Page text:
Immune to Cancer: The CRI Blog




30 Days of CRI Impact

In some ways, cancer immunotherapy’s rise has been sudden. Due to the rapid pace of approvals over the past several years, many more people can now receive these immune-based treatments. The long-term survival seen in patients with a variety of previously terminal cancer types is both astonishing and encouraging.

However, these promising therapies didn’t emerge out of nowhere. The sound scientific foundation that made them possible took a long time to build. Only through decades of basic research and clinical investigation have we acquired our current grasp of the immune system’s cancer-fighting capabilities.

When the Cancer Research Institute (CRI) was founded in 1953, little was known about cancer and even less about the immune system. Since then, the field of cancer immunology has blossomed and immunotherapy has begun to revolutionize how cancer is treated in the clinic, thanks in part to CRI scientists.

Therefore, during the sixth annual Cancer Immunotherapy Month (#CIM18) this June, we’ll be recognizing their contributions and raising awareness of CRI’s impact on the field of cancer immunotherapy. Through our “30 Days of CRI Impact” we will highlight thirty of the most important and innovative breakthroughs that were funded by CRI.

It wasn’t easy choosing our “Top 30” breakthroughs. After all, over the last 65 years, we’ve supported more than 3,100 physicians and researchers at some of the top biomedical institutions in the world. Furthermore, science—and especially the translational science that provided today’s promising immunotherapies—is a team endeavor. The road from a lab discovery to a clinical treatment is typically a long and winding one, composed of various insights laid down by diverse experts at various points in time, and cancer immunotherapy’s path is certainly no exception.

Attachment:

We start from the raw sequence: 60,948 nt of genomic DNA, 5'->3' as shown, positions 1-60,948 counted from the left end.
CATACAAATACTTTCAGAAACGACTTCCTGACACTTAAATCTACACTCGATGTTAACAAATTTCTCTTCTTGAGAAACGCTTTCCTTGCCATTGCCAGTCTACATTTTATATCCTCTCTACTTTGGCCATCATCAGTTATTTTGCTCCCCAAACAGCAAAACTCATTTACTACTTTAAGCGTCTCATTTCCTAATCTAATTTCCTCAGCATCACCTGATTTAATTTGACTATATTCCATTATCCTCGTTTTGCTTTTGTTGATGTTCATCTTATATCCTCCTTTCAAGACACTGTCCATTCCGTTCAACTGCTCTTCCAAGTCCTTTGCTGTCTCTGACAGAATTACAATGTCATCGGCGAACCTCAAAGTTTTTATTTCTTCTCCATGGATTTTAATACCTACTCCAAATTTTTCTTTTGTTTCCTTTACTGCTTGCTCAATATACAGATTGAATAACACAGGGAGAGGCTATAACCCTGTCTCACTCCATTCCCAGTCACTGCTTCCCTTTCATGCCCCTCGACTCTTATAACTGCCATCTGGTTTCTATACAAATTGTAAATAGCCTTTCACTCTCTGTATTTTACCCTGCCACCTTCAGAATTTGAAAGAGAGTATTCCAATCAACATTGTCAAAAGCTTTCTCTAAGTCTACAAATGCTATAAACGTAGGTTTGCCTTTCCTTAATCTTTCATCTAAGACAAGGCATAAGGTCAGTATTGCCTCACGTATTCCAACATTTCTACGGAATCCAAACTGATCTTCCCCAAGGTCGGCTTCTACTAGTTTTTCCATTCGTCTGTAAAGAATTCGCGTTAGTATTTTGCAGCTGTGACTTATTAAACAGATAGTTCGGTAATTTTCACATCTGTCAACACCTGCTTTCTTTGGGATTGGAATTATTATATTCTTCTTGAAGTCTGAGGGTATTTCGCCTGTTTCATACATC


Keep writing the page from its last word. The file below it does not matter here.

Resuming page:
We wish to highlight the impact of CRI scientists across the entire spectrum, from basic discoveries about immune cells and how they interact with cancer, to clinical efforts to maximize immunotherapy’s benefits for patients. We were careful to balance early discoveries that helped establish the field with more recent breakthroughs that demonstrate our sustained and current impact. Additionally, we won’t be sharing these scientific morsels entirely in chronological order; we’ll be grouping them somewhat thematically. Then, each week on our blog we’ll show how the recently featured facts fit with each other as well as into the bigger picture.

Along the way, we’ll explore three types of T cells as well as dendritic cells, natural killer cells, and macrophages. We’ll explore antibodies, vaccines, and other cutting-edge immunotherapies being evaluated in clinical trials as well as advances in biomarkers that are helping doctors improve their diagnostic- and treatment-related decisions. We’ll even delve into the dynamic nature of the relationship between cancer and the immune system, and how certain bacteria can influence their interactions in both good and bad ways.

Be sure to follow us on Twitter to stay up to date on the “30 Days of CRI Impact,” which begins June 1, and for more information on our entire roster of #CIM18 events and content.

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